In October 1962, the world stood on the brink of nuclear war.
On 14 October, United States spy planes flying over Cuba spotted sites being prepared for Soviet nuclear-armed missiles, which could threaten large areas of the USA.
To prevent further Soviet reinforcements, President John F Kennedy ordered a naval quarantine of Cuba. How would the Soviets react? Would the United States attack Cuba?
Later, as newspapers reported the developing crisis, people on both sides of the Atlantic feared it might mean war.
Far from Cuba, down remote country lanes in eastern England, Britain’s nuclear forces were quietly being prepared for action.
Nuclear-armed V-bombers were made ready, and by Saturday, 27 October, crews were in their cockpits at 15 minutes’ notice to take off. Fifty-nine of the 60 Thor nuclear-tipped missiles were readied for launch: the first strategic ballistic missiles placed in the West.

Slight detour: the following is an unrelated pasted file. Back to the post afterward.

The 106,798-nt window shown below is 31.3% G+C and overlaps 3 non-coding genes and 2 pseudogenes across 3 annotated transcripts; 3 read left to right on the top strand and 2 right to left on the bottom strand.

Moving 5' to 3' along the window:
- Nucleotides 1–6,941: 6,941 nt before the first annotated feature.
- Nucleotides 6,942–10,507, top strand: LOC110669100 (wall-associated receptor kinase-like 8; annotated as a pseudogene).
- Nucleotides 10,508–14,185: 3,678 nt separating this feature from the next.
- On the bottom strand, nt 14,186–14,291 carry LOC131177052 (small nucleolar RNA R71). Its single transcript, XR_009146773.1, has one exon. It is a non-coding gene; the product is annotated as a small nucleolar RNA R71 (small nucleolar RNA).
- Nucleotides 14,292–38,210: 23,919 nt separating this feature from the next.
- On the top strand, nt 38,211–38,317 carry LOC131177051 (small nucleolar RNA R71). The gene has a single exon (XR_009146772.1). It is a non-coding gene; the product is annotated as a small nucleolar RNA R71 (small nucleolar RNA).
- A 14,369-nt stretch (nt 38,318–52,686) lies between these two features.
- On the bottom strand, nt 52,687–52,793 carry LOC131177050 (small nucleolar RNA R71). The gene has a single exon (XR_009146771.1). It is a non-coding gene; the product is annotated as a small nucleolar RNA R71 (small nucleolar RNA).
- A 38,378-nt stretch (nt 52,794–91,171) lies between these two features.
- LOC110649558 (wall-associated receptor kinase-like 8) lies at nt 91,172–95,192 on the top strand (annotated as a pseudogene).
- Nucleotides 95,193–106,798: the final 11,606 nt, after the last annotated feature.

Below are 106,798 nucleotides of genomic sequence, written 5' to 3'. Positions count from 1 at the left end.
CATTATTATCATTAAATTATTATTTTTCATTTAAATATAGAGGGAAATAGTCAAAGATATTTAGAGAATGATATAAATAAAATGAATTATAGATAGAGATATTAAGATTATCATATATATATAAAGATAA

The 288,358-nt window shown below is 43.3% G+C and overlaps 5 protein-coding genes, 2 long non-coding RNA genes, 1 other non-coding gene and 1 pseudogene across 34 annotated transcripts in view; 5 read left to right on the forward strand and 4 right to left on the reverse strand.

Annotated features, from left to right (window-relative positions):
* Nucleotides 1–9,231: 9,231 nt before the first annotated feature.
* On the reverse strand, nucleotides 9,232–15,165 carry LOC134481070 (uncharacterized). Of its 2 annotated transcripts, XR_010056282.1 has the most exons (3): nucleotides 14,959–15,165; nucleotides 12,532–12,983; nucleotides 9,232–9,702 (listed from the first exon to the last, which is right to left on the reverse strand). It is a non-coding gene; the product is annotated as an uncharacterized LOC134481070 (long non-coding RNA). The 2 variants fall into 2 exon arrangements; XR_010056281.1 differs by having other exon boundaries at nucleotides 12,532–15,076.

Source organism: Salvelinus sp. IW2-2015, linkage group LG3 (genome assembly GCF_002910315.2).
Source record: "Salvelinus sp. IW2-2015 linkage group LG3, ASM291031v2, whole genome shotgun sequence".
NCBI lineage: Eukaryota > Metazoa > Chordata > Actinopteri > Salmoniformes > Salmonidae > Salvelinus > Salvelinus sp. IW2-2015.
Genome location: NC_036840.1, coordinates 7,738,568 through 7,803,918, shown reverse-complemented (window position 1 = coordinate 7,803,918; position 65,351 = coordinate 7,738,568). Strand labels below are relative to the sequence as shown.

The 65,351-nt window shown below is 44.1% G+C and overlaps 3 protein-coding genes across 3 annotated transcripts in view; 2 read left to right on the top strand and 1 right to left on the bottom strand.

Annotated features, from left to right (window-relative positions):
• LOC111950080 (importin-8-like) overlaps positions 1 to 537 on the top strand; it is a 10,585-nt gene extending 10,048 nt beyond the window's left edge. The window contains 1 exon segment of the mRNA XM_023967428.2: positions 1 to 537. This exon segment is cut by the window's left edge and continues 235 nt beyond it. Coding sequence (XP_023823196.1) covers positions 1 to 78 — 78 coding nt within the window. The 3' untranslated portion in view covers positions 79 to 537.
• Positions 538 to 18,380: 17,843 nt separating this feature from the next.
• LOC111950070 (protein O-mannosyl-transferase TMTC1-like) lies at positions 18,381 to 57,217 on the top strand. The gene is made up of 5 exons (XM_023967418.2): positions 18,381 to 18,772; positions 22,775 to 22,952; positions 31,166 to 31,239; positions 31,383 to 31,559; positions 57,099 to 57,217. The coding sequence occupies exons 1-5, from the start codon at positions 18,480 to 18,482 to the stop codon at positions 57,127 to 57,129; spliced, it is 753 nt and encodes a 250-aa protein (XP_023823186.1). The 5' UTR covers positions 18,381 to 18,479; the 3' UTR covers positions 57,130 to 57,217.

Technologically, the Thors represented the next generation of missiles beyond the wartime German V2s and the first strategic ballistic missiles to be placed, ready for use, in the West.
Symbolically, the sites reflect the special nuclear relationship between the United Kingdom and the United States, which endures to this day. The United States supplied the missiles, but RAF crews manned them. The launch procedure was based on a dual key system, one held by a British officer and the other by an American.
Sites associated with warfare, from Roman forts and medieval castles to Victorian coastal fortifications, are some of our most prominent historic monuments.
The Cold War’s missile sites and nuclear citadels may represent the final chapter in the national story of fortified structures. Whether they are or not, these modern ruins offer an interesting place to ponder a turning point in history.